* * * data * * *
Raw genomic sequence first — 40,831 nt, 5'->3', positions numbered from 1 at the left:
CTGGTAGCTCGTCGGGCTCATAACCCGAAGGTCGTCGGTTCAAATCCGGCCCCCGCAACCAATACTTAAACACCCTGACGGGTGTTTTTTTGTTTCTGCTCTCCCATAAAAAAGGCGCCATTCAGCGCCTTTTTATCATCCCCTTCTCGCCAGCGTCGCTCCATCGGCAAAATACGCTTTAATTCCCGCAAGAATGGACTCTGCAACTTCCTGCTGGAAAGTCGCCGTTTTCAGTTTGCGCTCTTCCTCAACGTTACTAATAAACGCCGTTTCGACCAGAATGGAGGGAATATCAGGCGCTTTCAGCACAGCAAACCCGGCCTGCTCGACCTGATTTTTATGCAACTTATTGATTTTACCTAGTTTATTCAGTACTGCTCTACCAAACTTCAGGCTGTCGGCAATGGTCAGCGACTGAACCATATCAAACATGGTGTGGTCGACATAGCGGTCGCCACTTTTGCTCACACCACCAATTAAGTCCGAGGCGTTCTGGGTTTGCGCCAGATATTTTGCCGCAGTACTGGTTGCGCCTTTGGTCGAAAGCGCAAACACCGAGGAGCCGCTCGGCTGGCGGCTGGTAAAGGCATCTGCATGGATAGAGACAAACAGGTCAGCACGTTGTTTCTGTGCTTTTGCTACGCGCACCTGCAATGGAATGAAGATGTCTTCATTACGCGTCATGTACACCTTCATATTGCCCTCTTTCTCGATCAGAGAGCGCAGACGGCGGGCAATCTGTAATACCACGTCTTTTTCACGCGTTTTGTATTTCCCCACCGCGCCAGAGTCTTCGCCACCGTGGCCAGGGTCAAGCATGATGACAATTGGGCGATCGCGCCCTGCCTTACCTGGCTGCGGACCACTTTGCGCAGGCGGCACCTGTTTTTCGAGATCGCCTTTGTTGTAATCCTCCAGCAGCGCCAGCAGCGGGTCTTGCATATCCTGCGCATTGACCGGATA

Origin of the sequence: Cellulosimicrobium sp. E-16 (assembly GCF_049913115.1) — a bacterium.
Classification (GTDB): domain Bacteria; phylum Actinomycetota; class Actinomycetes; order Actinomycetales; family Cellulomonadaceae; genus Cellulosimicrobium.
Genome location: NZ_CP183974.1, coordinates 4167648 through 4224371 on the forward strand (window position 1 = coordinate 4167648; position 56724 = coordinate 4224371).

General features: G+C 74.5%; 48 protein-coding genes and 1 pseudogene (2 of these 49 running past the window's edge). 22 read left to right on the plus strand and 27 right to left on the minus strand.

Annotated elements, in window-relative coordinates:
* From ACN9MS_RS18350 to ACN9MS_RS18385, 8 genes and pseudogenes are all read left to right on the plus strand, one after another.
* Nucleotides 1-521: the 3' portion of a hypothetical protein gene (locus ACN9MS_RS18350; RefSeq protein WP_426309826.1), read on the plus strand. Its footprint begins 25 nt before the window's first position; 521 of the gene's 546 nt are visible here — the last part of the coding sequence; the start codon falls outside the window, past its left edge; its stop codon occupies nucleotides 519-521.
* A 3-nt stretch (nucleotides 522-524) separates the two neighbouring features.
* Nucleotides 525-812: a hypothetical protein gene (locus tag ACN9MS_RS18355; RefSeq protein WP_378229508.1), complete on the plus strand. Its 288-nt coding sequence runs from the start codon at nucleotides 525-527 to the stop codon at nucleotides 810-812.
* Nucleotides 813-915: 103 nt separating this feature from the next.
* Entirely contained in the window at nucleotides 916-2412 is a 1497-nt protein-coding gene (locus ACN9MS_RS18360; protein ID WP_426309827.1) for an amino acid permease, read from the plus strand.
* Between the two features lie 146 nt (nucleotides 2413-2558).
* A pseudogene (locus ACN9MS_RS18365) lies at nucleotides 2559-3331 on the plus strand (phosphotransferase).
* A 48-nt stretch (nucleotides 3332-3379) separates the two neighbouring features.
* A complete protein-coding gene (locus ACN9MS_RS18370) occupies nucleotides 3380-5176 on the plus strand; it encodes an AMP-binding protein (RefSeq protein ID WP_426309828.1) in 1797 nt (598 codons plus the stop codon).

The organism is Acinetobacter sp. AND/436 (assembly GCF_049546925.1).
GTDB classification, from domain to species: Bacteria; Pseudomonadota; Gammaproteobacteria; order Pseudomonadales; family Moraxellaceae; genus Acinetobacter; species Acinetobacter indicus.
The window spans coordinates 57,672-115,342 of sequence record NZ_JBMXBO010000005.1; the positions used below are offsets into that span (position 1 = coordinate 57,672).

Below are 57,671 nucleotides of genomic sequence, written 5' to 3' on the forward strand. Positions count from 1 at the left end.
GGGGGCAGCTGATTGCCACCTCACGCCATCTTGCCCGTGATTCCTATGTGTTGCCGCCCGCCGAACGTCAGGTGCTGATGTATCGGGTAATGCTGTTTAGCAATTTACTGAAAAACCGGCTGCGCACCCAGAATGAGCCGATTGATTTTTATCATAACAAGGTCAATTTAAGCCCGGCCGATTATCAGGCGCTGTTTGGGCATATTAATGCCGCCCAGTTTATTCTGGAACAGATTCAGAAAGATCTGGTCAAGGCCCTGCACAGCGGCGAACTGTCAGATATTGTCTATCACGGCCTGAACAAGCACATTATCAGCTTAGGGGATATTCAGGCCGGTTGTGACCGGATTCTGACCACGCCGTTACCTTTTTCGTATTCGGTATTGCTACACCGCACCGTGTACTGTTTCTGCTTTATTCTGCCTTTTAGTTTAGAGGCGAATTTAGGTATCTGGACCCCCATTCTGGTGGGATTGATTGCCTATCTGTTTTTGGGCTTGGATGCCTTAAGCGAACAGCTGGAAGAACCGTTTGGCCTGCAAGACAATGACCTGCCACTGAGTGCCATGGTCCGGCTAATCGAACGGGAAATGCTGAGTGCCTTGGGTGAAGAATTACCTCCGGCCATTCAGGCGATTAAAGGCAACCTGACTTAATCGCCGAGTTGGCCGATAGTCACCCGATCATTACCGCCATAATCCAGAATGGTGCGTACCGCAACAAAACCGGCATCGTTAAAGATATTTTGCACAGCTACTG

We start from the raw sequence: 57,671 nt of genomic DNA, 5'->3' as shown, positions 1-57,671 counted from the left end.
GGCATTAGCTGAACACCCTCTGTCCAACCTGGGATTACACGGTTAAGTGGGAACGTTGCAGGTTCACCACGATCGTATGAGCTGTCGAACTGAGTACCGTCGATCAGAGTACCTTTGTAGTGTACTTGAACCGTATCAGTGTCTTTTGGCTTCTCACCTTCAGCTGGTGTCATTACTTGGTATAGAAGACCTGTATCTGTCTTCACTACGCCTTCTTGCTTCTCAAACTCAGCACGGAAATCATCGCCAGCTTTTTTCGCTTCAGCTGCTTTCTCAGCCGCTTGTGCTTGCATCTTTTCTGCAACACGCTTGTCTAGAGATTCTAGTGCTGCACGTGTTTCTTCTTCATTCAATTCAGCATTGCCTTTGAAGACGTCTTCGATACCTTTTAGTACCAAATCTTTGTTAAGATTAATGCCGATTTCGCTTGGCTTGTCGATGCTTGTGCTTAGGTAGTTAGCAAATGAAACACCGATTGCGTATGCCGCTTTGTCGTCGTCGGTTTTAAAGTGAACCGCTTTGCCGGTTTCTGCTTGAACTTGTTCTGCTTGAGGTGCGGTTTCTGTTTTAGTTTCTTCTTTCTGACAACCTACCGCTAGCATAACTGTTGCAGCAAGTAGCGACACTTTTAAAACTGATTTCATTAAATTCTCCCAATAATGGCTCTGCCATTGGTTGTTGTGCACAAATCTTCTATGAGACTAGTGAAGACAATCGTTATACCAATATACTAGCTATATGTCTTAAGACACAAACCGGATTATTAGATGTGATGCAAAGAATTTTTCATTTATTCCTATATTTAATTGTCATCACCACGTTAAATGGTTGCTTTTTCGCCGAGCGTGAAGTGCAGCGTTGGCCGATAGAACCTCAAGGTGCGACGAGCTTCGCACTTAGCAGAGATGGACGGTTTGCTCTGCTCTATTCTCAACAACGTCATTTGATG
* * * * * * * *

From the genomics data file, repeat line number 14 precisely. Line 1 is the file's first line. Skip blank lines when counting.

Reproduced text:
* Between the two features lie 146 nt (nucleotides 2413-2558).